This week I am setting my experimental sights on one particular supplement that has been used by Mexicans and Native Americans for centuries. Nopal Cactus (commonly known as prickly pear) has a whole list of health benefits, but what I am most interested in is its potential for slowing the absorption of carbohydrates into your system. Slowing the uptake of glucose into the blood gives your entire system a break, not just your fatigued pancreas. In the long run, using this supplement daily has the potential to lengthen the life of your pancreas while keeping your day to day blood sugars at a much healthier and controllable level.

As of today my insulin requirements are (I use insulin pens-- Lantis for my long term and Humalog for my short):

  • 7u of long acting insulin once daily
  • 1u per 30g carb at each meal of short acting insulin (I am a carb counter--taking the same amount of insulin with different sized meals just does not allow for the exactness my mind requires)
  • My average blood glucose level for the last 7 days is 111 (not bad considering the highs that came over the weekend).
My dosage of Nopal cactus supplement starting today will be:
  •  1,500mg per meal (breakfast, lunch, and dinner)
I also currently use cinnamon supplements (a cheap supplement that all diabetics should be on):
  •  2,000mg per meal
The hope is that these supplements will lower my insulin needs and help me gain better, consistent control over my blood sugars. I will be keeping track of my blood sugars and any insulin changes and reporting them here.
Cinnamon supplments vary in their quality--some use only the bark while others include a potent extract as well. Eating simple ground cinnamon with your meals can have the same beneficial effects as supplements. For this experiment I will be using Health Force Nutritional's Nopal Cactus supplement.

Thursday, April 5, 2012

Why Can't it be a Tapeworm?

Tomorrow is the three year anniversary of my diagnosis. So here's to a little reflection...

It was twelve days before my twenty-first birthday (just in time to hear my doctor tell me that I couldn't drink anymore--I still do, just a little more intelligently than most). Six weeks early I had written this journal entry:

"I woke up last night smelling smoke."
They were the only words on the page and didn't carry much weight at the time. But now, with a little hindsight, I can pinpoint that as the moment my symptoms first started (I like to think of it as the instant my immune system started burning away at my pancreas). I had every symptom in the book and could write an entire post on that alone (and I will). But on that particular day three years ago, I had managed to push the signs to the back of my head. I had learned to live with them, and for the preservation of my own spirit, had convinced myself there was nothing wrong with me.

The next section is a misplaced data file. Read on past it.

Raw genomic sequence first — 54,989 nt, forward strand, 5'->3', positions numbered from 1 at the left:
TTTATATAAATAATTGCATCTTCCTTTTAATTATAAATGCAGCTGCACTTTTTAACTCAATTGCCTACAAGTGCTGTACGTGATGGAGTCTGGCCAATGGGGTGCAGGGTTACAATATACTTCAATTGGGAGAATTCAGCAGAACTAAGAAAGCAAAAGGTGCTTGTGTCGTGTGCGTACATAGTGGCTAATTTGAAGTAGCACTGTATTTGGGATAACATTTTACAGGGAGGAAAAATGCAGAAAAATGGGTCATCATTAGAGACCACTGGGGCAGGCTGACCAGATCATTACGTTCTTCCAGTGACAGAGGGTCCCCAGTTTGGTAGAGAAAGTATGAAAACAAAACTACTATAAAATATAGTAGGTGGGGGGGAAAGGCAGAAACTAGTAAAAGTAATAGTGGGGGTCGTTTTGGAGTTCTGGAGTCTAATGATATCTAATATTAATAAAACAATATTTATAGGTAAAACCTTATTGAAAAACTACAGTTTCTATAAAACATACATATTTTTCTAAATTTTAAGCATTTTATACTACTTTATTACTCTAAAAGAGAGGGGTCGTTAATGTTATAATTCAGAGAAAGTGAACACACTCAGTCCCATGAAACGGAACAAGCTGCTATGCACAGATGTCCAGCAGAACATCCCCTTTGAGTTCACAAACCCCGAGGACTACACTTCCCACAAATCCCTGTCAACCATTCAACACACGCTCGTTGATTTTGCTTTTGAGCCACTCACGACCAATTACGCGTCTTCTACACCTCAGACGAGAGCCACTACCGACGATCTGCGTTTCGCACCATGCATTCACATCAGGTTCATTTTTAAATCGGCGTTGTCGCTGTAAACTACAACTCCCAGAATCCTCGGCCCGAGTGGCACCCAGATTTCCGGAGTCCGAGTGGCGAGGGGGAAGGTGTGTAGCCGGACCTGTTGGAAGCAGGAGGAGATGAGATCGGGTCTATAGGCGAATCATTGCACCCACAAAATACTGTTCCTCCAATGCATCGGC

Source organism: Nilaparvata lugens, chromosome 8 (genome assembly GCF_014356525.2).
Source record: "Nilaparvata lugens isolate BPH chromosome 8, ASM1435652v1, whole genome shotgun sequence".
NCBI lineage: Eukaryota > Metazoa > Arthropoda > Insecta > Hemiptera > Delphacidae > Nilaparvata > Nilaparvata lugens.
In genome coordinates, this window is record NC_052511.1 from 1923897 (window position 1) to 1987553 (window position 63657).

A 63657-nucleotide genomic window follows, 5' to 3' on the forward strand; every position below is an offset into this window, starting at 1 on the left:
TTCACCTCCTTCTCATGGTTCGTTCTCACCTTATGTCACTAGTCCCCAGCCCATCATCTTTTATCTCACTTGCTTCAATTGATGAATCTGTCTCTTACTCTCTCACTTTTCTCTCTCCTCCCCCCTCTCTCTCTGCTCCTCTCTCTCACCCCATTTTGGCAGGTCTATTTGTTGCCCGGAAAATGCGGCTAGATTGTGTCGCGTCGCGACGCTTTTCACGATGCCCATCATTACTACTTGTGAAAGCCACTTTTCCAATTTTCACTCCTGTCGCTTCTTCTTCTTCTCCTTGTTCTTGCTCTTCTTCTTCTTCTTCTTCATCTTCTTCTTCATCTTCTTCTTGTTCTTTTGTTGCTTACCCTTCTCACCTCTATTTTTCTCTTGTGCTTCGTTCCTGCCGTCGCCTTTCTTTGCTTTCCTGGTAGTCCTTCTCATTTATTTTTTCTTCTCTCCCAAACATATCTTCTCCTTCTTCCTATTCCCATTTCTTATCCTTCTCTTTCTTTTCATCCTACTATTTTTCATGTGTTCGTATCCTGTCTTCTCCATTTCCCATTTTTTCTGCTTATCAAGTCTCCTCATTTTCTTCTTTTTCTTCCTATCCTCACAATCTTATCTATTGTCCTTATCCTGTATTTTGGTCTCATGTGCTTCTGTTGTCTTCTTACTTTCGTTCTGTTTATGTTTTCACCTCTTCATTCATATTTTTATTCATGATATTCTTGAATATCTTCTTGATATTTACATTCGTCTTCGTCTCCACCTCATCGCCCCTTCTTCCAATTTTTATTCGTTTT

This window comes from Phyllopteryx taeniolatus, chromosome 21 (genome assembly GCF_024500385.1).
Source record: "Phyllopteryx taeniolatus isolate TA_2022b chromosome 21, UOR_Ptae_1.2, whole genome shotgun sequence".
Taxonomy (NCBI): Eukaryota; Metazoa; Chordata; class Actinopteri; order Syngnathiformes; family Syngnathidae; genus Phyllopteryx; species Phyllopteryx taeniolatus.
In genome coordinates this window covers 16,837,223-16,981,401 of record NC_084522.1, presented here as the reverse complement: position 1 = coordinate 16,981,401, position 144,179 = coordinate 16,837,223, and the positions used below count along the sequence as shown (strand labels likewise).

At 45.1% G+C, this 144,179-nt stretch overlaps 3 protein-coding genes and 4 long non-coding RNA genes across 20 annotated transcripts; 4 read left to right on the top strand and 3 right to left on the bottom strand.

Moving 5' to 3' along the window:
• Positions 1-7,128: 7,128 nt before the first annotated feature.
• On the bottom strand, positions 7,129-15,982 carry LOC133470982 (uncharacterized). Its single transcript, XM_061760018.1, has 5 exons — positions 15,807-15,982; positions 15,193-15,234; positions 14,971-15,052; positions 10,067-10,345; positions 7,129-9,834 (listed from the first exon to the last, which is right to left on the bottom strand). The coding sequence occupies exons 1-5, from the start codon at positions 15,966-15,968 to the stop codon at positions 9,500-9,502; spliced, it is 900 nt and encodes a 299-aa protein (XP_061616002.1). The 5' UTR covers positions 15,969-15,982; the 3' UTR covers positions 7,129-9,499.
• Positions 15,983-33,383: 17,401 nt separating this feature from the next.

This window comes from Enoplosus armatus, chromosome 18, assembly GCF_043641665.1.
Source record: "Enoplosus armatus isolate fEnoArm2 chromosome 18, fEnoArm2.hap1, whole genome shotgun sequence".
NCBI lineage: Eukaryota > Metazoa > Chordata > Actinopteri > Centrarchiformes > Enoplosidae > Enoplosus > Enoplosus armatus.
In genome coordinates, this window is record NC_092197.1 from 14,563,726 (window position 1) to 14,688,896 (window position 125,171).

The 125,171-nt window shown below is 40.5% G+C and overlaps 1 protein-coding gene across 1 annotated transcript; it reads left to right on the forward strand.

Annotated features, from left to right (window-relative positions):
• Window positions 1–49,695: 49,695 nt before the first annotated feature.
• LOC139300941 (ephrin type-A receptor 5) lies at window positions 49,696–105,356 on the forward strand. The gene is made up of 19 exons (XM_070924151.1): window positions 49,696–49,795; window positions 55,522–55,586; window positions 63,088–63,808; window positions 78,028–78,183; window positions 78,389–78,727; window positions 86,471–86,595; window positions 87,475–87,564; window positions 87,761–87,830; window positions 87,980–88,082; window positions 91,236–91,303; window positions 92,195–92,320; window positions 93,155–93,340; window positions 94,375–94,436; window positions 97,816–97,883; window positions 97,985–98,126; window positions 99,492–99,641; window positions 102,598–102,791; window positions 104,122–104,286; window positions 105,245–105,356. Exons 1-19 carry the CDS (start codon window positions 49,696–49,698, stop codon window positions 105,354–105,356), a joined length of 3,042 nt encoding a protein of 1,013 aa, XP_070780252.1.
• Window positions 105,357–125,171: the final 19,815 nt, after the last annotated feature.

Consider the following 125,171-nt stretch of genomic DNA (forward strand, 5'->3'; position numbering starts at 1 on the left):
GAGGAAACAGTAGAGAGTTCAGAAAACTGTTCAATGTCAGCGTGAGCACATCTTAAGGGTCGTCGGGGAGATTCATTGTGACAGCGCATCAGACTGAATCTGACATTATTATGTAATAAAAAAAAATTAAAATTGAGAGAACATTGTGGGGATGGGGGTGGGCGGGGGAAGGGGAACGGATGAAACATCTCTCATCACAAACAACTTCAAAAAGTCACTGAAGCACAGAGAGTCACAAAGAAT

I was in my junior year of college and it had been a while since I had made the two hour trek to visit my parents. The second I walked through the door of my childhood home my mom commented on my weight. I knew I had lost a little. A couple weeks before, I had weighed myself at the climbing gym. According to the scale, I had lost seven pounds in a week. I assumed that the scale was wrong. After all, I was eating well over 3,000 calories a day (starvation in the midst of plenty--my favorite symptom). My mom forced me over to the scale. I had lost another six pounds (but that scale was obviously wrong too). I probably would have gone on lying to myself (it's easier than you think), but my parents were there to meddle and force me to list off every health issue that had popped up over the last month and a half. Within the hour, we were on the Internet. My mom was convinced that I had a parasite from my trip to Ecuador the year before. As she typed symptoms into WebMD, I text my friend, who was doing an Internet search of her own. "It's a tapeworm!" I told her. "Give me one!" she joked, "I want to lose thirteen pounds."

The gravity of the situation didn't hit me until the detailed search brought up a second possibility. Diabetes. Sure, I had been peeing a lot. But I had also been drinking a ton. (I got up in the middle of the night to down a gallon of water; going to the bathroom was just an afterthought). As the realization melted down my neck and forced my hair on end, my friend text me again. Her search had brought the same conclusion. The light-hearted conversation suddenly took a serious and uncomfortable turn.

There was no denying it. I called my doctor and scheduled an appointment for the next morning. I ate a small bowl of oatmeal for breakfast (not eating was not an option--I would have chewed through my own hand without hesitation). Two hours later, at the doctors office, a glucose meter revealed my blood sugar to be 326 (a modest level compared to the one that would land me in the hospital that night--but that's another story). A urine analysis sealed the deal. I was, and forever would be, a Type 1 Diabetic.

My first glucose meter.

Wednesday, April 4, 2012

Why the Blog?

I am a skeptic. I live to question the world around me. I am also stubborn (my first word was “no”). I refuse to put any weight in what people tell me until I do a little research for myself. When I was diagnosed with Type 1 Diabetes 3 years ago, I took it more as a challenge than anything else. I had a lot of people telling me things back then. And I was in a foreign land (in fact it was the first time I had been back to the hospital since I was born) and I was dealing with a foreign disease (I’ll admit, I was one of the ignorant ones who really didn’t know the difference between type 1 and 2). So, I was in a position to listen (for once). It was a lot to take in. I should start eating this and not that. I should take my insulin this way and not that. I should go to this doctor and that. There was no explanation of why and no time for me to question things. And for a while I took every word as law. But as things became less frightening I found myself back to old habits. What if I eat this instead of that? I started experimenting. And from those experiments came adventures. And from all great adventures come stories to share. So thank you for joining me and stay tuned (and of course, question everything, even--and maybe especially--what I say).